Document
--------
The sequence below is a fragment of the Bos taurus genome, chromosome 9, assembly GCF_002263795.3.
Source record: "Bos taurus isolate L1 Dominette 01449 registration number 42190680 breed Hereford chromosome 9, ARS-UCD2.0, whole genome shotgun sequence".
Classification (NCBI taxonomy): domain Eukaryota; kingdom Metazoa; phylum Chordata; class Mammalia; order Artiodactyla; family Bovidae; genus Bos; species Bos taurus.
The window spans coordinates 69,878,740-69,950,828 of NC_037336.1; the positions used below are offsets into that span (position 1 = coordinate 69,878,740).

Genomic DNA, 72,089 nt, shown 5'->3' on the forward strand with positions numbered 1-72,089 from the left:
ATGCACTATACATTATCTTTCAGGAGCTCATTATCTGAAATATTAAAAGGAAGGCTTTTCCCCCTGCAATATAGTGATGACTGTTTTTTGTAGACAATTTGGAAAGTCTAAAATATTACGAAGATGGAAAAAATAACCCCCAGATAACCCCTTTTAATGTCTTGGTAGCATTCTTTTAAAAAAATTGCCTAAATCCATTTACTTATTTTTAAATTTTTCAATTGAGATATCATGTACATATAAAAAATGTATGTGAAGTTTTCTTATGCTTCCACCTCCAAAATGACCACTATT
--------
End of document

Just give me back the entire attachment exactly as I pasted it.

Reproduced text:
The sequence below is a fragment of the Bos taurus genome, chromosome 9, assembly GCF_002263795.3.
Source record: "Bos taurus isolate L1 Dominette 01449 registration number 42190680 breed Hereford chromosome 9, ARS-UCD2.0, whole genome shotgun sequence".
Classification (NCBI taxonomy): domain Eukaryota; kingdom Metazoa; phylum Chordata; class Mammalia; order Artiodactyla; family Bovidae; genus Bos; species Bos taurus.
The window spans coordinates 69,878,740-69,950,828 of NC_037336.1; the positions used below are offsets into that span (position 1 = coordinate 69,878,740).

Genomic DNA, 72,089 nt, shown 5'->3' on the forward strand with positions numbered 1-72,089 from the left:
ATGCACTATACATTATCTTTCAGGAGCTCATTATCTGAAATATTAAAAGGAAGGCTTTTCCCCCTGCAATATAGTGATGACTGTTTTTTGTAGACAATTTGGAAAGTCTAAAATATTACGAAGATGGAAAAAATAACCCCCAGATAACCCCTTTTAATGTCTTGGTAGCATTCTTTTAAAAAAATTGCCTAAATCCATTTACTTATTTTTAAATTTTTCAATTGAGATATCATGTACATATAAAAAATGTATGTGAAGTTTTCTTATGCTTCCACCTCCAAAATGACCACTATT